There’s not enough dynamic range in cameras to see the whites of the clouds and the black of the sky next to them, and there’s not enough color depth yet to bring you back the green of the Amazon and the tan of the Namibian desert, and the Himalayas with the golden sun going off them — you just can’t see it. And part of it of course is that you’re seeing with your eyes in a different way than a camera does, but you’re also in the environment. You’re floating, and you’re at the window, and it’s real, and it’s passing by.
You can see forest fires in the Amazon whose smoke extends to Hawaii; you see dust storms in Africa where the dust cloud goes to the Bahamas. So you really sense that this whole world is connected…you really get a sense of the delicate nature of the environment we live in.
…Oh, I think everybody ought to go. Everybody really needs to see this thing. I mean, just seeing the layers of blue in the atmosphere — who knew? When you look at the atmosphere, there are 16 layers of blue, all distinct, from the very lightest turquoise blue to the darkest, deepest midnight blue you can imagine, all distinct layers…There are just so many things that people should see about our planet. I think more people should go.
Not as succinct as Armstrong, but just as powerful a statement, and reason to go.
Your assignment is to create a quote with the citation over a copyright free or original image and publish it on your site in a post.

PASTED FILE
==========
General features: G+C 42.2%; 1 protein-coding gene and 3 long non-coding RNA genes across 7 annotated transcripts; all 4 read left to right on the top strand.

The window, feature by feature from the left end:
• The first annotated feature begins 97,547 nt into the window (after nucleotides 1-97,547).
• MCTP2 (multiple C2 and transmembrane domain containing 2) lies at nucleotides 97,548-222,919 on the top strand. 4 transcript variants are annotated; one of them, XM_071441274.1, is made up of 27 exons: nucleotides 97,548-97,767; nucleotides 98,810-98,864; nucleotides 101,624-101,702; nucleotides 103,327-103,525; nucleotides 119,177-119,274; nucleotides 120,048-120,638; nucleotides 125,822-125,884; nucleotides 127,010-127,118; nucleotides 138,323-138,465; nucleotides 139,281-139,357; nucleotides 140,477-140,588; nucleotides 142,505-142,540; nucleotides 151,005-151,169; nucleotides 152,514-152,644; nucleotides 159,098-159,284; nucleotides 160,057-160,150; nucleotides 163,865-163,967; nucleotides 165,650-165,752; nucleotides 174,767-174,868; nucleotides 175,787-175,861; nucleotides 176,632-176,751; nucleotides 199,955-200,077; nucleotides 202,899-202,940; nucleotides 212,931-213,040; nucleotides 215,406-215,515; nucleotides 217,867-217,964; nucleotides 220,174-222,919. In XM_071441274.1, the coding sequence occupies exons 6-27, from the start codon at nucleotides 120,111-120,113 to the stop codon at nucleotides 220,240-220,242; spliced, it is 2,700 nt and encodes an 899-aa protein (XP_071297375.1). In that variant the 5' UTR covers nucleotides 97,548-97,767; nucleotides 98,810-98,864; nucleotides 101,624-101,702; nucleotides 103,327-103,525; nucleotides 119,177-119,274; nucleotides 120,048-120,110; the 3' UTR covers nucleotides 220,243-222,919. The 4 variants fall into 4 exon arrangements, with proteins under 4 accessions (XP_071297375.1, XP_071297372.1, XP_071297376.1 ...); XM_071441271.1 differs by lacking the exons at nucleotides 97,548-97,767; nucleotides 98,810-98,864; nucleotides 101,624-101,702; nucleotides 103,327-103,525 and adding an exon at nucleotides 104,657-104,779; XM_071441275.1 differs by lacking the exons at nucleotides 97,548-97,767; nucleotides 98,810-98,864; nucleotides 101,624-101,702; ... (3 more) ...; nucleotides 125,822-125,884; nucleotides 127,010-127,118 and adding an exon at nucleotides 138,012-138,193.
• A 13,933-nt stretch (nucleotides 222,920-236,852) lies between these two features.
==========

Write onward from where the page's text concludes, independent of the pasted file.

Experiment with different fonts and ways to highlight the text on the image.
Share the results. Please find this assignment post on our WordPress School Google+ Community and describe your experience and post a link to the post, or comment below with a properly formed HTML links so other participants can see what fun you are up to in this course.
The next tutorial in this series will focus on creating an article series badge or icon, most commonly known as a call-to-action image.
Image Lessons Article Series
Image Lessons is a mini-series within Lorelle’s WordPress School to teach you the very basics of how to create and modify images for your WordPress site.
- WordPress School: Image Lessons – Introduction
- WordPress School: Header Art Images
- WordPress School: Text on Images
- WordPress School: Call-to-Action Graphic Images
- WordPress School: Screen Capture Images
This is a tutorial from Lorelle’s WordPress School. For more information, and to join this free, year-long, online WordPress School, see:
- Lorelle’s WordPress School Introduction
- Lorelle’s WordPress School Description
- WordPress School Tutorials List
- WordPress School Google+ Community
- WordPress Publishing Checklist
- How to Give Feedback and Criticism